not."

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and down, concealed by a low hedge of fruit-, naciously, whilst Mina pouted like a spoiled trees, and though no eaves-dropper, he lent a child. willing ear to the conversation which was going The stranger, who knew the character of the on, as he in part forined the subject of it. French-vain as brave, and covetous of applause

“ Well,” said the drunkard, " what thinkest ---did not despair of sending away the intruder thou then of our daughter and the Englander- by drawing his attention to the dancers. “Flow thou sayest they be o'erinuch together :)" graceful !” said he, as if lost in admiration; Nay, nougat,” replied the wife,

save that

“ did you mark the figure of her who sat down I hope no harm will come on it.”

just now, how exquisitely she waltzed with that " What harm can come?" said the sot; “if he officer?marry the girl, there will be an end, and perhaps Mina saw the stranger's aim, and joined in he may pay Gensfleich the vintner and Rude- his praises. macher the cooper their long bills, for I can. Mademoiselle ne danse plus ?” asked the

Frenchman, gallantly. “ True; but and he marry her not ?"

“ Merci !" was 'the reply: and looking " Then what needs to talk of it?"

nervously round to see that no one had carried Why, thou wouldst not see harm befall our off the prize, he hastened to ask the hand of the child, my husband ! and the rich stranger might fair one whose grace bad been extolled ; and take her from us, only to betray the poor Mina and the stranger were left alone. child."

Fierce flashed the eye of Karl Yugel, as he “And then-then-there would be one mouth watched from afar the expression of the maiden's the less to feed, woman; eight children are face; and he muttered a thousand curses on the enough methinks to prevent a man getting on in false Islander. the world.”

“ Mina," said the stranger, I have another “ Say nought against the children, Andreas," story to tell you; will you leave the dance said the woman, with glistening eyes, they do awhile to listen to it? The night is lovely, let not pull us down in the world; but tell me, us walk beneath yon trees, where, fanned by the wouldst thou not be glad if Karl Yugel's uncle, balmy breeze, with the gentle goddess of night Gensfleich, would let him have money enough smiling upon us through the foliage, and the to go to Munich, and to marry our daughter delicious music falling softly upon the ear, we Mina?"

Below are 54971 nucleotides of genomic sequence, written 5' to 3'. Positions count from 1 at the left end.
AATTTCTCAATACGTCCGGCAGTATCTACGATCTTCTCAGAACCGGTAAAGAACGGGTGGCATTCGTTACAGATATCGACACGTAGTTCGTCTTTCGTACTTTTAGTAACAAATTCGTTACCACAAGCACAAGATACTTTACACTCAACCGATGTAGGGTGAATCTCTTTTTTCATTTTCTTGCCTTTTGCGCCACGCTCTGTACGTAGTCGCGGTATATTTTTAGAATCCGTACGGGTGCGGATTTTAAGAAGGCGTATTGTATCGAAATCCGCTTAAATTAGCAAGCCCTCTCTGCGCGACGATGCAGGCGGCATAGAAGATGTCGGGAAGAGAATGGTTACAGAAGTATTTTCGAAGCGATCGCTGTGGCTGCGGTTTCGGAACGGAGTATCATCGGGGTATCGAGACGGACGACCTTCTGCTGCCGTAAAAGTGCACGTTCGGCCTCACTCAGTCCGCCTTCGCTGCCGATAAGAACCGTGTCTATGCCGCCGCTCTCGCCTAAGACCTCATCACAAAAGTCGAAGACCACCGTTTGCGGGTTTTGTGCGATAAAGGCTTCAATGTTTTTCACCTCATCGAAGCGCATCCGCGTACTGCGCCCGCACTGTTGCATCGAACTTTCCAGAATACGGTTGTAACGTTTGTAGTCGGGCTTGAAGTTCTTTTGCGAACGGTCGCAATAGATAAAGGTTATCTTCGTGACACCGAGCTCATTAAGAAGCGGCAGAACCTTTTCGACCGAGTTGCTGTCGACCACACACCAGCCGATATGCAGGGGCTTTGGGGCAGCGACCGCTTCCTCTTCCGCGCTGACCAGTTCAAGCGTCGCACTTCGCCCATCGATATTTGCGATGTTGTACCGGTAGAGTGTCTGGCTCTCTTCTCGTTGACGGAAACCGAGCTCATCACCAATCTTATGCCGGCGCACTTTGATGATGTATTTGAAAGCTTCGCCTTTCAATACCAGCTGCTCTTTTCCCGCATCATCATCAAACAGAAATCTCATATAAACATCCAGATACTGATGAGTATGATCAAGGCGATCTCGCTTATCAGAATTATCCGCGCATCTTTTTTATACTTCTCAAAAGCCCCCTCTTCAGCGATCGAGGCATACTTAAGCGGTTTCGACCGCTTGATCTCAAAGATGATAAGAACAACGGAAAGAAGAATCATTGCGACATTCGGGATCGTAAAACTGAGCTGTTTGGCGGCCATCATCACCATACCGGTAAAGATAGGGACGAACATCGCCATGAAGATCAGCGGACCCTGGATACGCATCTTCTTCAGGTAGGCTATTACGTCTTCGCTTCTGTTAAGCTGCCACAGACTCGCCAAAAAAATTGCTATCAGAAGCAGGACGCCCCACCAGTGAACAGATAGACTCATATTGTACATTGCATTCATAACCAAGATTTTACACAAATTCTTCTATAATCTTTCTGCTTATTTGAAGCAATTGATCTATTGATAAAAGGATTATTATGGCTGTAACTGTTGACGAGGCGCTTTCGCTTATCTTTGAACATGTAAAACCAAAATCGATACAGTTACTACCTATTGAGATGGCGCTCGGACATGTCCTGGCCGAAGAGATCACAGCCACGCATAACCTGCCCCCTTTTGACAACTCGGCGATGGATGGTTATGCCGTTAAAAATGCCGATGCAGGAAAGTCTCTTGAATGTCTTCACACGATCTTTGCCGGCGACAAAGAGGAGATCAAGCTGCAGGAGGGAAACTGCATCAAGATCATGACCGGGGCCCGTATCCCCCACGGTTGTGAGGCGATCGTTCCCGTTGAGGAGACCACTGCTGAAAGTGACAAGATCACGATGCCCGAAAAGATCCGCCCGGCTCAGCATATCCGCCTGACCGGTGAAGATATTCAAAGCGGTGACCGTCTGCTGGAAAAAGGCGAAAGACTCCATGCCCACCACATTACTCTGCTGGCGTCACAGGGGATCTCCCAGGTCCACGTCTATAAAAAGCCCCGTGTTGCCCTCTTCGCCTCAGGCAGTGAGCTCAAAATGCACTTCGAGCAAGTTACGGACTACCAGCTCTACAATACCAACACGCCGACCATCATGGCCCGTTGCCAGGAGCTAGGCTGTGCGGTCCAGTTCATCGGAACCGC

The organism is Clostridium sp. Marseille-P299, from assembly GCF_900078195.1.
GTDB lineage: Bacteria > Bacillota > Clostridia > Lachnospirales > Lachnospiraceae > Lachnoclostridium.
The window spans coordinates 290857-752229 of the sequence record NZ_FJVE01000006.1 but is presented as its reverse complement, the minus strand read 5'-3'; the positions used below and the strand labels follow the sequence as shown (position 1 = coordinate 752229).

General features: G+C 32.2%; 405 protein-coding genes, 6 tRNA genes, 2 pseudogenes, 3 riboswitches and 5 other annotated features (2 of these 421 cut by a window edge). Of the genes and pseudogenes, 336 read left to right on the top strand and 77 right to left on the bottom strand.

shall find all the advantages which a tale-teller “ "Twere well enough," replied he; but could desire, and which will lend an interest to my Karl's uncle will not give him the money, or little story that it might not otherwise possess.' perhaps he might talk the old man over to for- Gratilied, yet trembling, Mina rose, and give us that debt too.”'

taking the Englishman's arm, they wandered “ Ah! there it is," said the woman, queru-forth together. lously. “Well, well, I am sure if evil befall our Karl Yugel, with indignant anguish, seeing child, it will not be my fault; I have done all I them leave the room, thought fit to follow them, could to prevent it; still

, if Karl's uncle will do and beard his rival with his treachery. But nothing"

then he thought again of his own impotence to How long this dialogue might have conti- shield his beloved from the misery which threatnued, it is difficult to say, had not the English-ened her; and burying his face in his hands, man's impatience made him quicken his steps he wept in despair. Meanwhile the stranger marvellously, as be paced up and down, and turned gravely to his companion, and said, thus disturb the speakers.